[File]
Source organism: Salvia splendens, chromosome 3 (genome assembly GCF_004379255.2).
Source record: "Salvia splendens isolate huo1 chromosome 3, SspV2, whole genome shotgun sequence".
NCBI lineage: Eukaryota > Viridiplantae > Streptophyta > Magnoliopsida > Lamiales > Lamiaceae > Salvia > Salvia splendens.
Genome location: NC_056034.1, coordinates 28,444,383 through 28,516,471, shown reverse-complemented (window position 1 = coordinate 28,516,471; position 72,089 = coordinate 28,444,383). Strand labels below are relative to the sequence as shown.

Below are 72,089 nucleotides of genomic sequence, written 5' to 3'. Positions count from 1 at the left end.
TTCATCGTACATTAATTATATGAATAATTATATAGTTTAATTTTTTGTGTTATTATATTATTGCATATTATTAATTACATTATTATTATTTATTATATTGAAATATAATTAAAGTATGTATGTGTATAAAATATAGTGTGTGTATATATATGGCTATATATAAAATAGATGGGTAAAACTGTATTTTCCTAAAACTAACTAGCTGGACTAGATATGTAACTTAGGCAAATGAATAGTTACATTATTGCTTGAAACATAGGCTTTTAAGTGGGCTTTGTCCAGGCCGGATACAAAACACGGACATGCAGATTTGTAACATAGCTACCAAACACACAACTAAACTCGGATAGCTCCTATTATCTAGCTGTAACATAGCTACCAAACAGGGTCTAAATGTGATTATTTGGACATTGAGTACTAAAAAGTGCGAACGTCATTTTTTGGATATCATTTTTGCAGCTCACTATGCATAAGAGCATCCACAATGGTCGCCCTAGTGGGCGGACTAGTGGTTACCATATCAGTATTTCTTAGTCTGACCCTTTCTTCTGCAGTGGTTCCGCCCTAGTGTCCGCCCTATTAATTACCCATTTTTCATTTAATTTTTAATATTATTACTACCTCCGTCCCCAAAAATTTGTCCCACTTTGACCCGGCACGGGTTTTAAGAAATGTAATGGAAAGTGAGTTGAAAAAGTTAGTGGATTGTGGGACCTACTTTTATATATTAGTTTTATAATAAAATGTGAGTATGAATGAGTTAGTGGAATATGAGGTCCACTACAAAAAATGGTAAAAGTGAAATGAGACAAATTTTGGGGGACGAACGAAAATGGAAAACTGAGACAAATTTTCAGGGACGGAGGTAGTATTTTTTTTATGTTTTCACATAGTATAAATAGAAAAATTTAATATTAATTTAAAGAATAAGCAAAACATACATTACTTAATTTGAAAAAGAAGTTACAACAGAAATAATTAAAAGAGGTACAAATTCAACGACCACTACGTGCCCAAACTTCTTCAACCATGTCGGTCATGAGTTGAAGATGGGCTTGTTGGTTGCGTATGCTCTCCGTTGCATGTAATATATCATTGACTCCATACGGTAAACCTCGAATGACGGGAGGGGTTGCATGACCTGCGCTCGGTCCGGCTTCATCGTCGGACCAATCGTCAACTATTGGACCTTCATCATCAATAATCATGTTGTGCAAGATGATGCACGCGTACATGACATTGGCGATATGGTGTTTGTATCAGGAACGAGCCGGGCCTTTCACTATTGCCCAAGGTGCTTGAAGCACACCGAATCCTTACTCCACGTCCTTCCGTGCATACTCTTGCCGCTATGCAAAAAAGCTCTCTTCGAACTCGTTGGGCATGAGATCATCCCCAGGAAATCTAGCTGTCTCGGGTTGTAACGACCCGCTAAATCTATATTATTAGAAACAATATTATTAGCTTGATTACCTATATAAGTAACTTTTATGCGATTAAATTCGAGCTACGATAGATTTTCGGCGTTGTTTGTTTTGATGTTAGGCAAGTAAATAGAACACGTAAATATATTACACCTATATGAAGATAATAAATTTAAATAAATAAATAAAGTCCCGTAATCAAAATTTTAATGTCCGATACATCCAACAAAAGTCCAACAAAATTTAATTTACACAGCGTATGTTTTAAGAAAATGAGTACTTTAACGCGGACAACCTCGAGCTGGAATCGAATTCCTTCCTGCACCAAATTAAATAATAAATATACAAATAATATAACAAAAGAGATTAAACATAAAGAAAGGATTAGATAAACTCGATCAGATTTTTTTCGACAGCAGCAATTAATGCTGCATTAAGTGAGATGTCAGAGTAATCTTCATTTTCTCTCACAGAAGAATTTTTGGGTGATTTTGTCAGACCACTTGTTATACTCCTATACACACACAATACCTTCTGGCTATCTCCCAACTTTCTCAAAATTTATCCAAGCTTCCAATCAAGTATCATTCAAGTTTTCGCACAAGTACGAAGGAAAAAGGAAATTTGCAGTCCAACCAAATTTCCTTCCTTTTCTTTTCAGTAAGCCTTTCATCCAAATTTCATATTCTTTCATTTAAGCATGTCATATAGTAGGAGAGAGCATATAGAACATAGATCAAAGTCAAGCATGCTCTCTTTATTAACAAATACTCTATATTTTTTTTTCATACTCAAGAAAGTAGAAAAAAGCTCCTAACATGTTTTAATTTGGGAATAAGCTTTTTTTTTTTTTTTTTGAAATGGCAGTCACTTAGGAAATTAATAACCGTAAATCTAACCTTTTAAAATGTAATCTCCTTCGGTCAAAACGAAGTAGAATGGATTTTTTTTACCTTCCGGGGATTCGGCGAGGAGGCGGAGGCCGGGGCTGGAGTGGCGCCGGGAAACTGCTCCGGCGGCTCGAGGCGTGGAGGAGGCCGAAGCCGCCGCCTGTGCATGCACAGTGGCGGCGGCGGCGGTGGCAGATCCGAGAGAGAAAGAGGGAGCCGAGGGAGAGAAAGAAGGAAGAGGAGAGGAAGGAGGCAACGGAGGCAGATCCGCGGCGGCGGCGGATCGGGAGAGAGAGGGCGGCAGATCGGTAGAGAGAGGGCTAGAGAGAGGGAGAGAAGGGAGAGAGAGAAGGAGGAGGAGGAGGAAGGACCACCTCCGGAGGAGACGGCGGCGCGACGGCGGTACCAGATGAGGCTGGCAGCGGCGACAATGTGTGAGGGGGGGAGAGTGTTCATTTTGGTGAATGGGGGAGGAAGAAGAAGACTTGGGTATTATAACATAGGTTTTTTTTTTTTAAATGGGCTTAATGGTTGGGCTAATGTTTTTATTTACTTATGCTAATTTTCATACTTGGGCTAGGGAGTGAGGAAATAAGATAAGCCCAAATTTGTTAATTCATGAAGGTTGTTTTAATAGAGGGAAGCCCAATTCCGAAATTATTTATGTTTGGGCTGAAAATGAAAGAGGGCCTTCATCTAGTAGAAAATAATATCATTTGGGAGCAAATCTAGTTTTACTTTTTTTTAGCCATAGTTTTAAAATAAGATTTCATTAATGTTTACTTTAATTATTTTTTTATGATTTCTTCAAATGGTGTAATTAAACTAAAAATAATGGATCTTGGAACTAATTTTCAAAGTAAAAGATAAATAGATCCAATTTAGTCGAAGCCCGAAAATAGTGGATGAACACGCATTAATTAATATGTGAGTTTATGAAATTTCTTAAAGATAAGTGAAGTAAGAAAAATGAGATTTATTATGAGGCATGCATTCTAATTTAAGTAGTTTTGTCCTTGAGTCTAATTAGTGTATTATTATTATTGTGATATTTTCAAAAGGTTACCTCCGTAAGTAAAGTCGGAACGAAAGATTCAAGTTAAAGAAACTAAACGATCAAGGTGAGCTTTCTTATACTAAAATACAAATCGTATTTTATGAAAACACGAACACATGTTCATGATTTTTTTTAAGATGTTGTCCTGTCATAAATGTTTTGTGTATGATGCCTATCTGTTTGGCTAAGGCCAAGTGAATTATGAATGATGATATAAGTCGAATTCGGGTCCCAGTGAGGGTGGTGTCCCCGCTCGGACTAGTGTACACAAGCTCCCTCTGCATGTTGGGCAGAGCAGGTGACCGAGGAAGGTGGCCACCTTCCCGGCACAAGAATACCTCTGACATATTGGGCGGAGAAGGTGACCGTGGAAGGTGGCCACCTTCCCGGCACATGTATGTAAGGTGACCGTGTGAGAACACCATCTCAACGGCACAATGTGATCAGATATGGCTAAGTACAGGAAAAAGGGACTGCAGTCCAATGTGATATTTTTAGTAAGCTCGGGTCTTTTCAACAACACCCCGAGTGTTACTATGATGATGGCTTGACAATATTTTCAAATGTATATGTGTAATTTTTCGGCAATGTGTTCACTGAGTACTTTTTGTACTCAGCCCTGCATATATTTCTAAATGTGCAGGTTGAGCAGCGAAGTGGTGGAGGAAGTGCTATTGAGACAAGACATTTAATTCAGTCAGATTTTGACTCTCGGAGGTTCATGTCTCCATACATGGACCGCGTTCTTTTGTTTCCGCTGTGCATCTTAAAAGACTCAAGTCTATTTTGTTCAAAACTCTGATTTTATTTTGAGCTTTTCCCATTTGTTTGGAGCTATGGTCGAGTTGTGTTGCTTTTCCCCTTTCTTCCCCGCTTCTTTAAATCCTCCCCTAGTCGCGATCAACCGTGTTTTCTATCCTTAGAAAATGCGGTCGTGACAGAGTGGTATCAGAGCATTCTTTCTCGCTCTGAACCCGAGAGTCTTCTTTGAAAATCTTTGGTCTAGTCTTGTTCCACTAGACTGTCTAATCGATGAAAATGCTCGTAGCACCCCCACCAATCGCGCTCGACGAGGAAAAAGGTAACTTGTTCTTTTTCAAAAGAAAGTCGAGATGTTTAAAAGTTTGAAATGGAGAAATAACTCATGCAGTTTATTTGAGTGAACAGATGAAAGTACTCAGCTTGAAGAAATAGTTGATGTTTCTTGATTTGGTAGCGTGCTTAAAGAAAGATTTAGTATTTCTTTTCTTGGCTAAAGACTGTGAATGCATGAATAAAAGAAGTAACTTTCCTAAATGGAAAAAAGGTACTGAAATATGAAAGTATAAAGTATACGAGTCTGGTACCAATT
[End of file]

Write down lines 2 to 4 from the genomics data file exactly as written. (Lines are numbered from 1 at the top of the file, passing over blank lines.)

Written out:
Source record: "Salvia splendens isolate huo1 chromosome 3, SspV2, whole genome shotgun sequence".
NCBI lineage: Eukaryota > Viridiplantae > Streptophyta > Magnoliopsida > Lamiales > Lamiaceae > Salvia > Salvia splendens.
Genome location: NC_056034.1, coordinates 28,444,383 through 28,516,471, shown reverse-complemented (window position 1 = coordinate 28,516,471; position 72,089 = coordinate 28,444,383). Strand labels below are relative to the sequence as shown.